As an airport specialist, Steve is constantly refining the service. “We hadn’t considered the customer’s problem finding the driver at the terminal,” he says. “So now we have a system where all our drivers always wait at the same place – and we tell the customer that’s where they’ll be on the confirmation email.”

PD website profile Airport Lynx logo

Drivers all have distinctive red ties, and use tablets with the Airport Lynx logo on the screen and the customer’s name rather than a tatty board. “You have to listen to what people want,” he says.

Steve is keen that Airport Lynx focuses on its end-users as customers – something that doesn’t always happen with traditional taxi firms. “For a lot of firms, the money is just coming from the driver’s rental fees – so their customers are effectively their drivers. That’s something we’re keen to get away from.”

This has led to the company-owned fleet, and also the establishment of the company’s own service garage at its head office, where it can carry out its own service and maintenance work on the fleet.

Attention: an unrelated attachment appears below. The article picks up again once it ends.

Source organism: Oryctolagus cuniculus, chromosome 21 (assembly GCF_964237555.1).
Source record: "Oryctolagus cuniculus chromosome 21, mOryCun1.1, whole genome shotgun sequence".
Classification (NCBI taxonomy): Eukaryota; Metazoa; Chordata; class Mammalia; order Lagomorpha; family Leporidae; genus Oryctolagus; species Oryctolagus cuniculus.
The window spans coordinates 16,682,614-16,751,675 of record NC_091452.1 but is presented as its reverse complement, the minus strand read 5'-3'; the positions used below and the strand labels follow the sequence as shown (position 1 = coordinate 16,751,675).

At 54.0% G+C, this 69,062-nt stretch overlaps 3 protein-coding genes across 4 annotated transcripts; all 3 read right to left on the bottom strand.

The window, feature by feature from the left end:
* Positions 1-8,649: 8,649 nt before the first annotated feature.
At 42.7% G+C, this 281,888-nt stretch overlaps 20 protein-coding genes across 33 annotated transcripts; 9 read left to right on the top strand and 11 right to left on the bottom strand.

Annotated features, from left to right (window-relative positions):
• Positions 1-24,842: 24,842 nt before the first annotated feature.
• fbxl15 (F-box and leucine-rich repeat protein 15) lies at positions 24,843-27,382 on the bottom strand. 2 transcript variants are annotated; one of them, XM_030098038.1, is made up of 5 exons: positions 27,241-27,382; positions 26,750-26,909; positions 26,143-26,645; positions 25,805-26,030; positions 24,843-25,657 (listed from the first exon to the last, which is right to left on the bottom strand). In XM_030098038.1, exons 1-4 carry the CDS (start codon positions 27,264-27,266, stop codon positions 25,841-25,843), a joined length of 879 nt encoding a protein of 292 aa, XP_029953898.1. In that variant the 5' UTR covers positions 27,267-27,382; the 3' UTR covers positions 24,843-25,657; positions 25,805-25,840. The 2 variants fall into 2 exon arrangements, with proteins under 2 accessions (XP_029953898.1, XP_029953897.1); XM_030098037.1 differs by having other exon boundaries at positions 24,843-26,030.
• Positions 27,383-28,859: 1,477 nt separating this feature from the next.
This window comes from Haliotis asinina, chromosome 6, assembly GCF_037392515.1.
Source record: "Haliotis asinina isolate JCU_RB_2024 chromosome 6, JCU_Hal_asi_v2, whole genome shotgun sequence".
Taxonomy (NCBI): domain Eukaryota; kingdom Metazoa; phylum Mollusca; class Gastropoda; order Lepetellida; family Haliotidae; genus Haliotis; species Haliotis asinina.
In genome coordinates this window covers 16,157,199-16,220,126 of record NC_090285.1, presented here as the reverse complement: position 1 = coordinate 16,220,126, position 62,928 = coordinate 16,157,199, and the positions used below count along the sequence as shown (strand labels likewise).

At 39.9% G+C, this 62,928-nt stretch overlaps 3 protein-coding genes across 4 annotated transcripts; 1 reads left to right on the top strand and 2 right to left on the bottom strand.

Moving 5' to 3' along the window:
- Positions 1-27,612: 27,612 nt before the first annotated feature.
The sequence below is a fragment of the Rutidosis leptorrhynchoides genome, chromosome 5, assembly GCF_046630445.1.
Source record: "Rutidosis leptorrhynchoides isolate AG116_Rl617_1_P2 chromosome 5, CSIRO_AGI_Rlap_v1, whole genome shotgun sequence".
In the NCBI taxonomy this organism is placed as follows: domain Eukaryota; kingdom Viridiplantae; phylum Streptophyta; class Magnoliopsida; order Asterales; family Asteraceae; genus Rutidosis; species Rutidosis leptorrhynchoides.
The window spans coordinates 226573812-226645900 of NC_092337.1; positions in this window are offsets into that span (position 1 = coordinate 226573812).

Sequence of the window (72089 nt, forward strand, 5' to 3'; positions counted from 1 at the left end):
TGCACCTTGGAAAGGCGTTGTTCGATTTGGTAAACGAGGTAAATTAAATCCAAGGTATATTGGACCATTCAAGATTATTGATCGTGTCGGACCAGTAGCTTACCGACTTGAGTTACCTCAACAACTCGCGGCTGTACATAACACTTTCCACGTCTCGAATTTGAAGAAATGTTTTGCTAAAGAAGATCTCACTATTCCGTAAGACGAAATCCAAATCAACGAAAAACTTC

These days Steve has taken himself off the road and has handed over much of the admin across to his staff. “I’m having to find a new role for myself in the business, setting the standards and the direction,” he says. “People need to know what to expect – as long as you know what the standard is, you can make a choice. It’s like McDonalds – it’s not the best restaurant in the world, but you know what you’re going to get.”

PD website profile Steve Russell Airport Lynx 2

He admits to missing being behind the wheel. “I miss the chats with the customers,” he says. “There’s so much going on in Cambridge, with new off-the-wall ideas. And these people are in the back of the car, and they often give me free business advice. In fact they’re paying me!”

As small companies become successful, they end up being snapped up by bigger operators, and that means Airport Lynx has to handle them differently. “We can do that for the companies that want systems with passwords and cost codings. And we can still offer a personal service – for example we have an old lady who uses us to visit her relatives and writes us letters to make the bookings!”

Technology has helped. Steve has since April been using Sherlock, the system developed in-house by Addison Lee’s Haulmont business. “We spent a long time researching it as our previous system wasn’t really working for us. We just had to bite the bullet and change – and it’s working well for us.”

It’s allowed the drivers to move away from texting “POB” – the customer can see the Google map on the windscreen-mounted tablet. Everything is GPS-enabled, and prices are fixed. It’s the opposite of Uber and its surge pricing. “If you quote a price, that’s what it should be,” says Steve.

The trick is to keep looking at things, and refining everything,” Steve concludes. “The important thing is not losing customers – they have come to you, and you’ve got to keep hold of them.”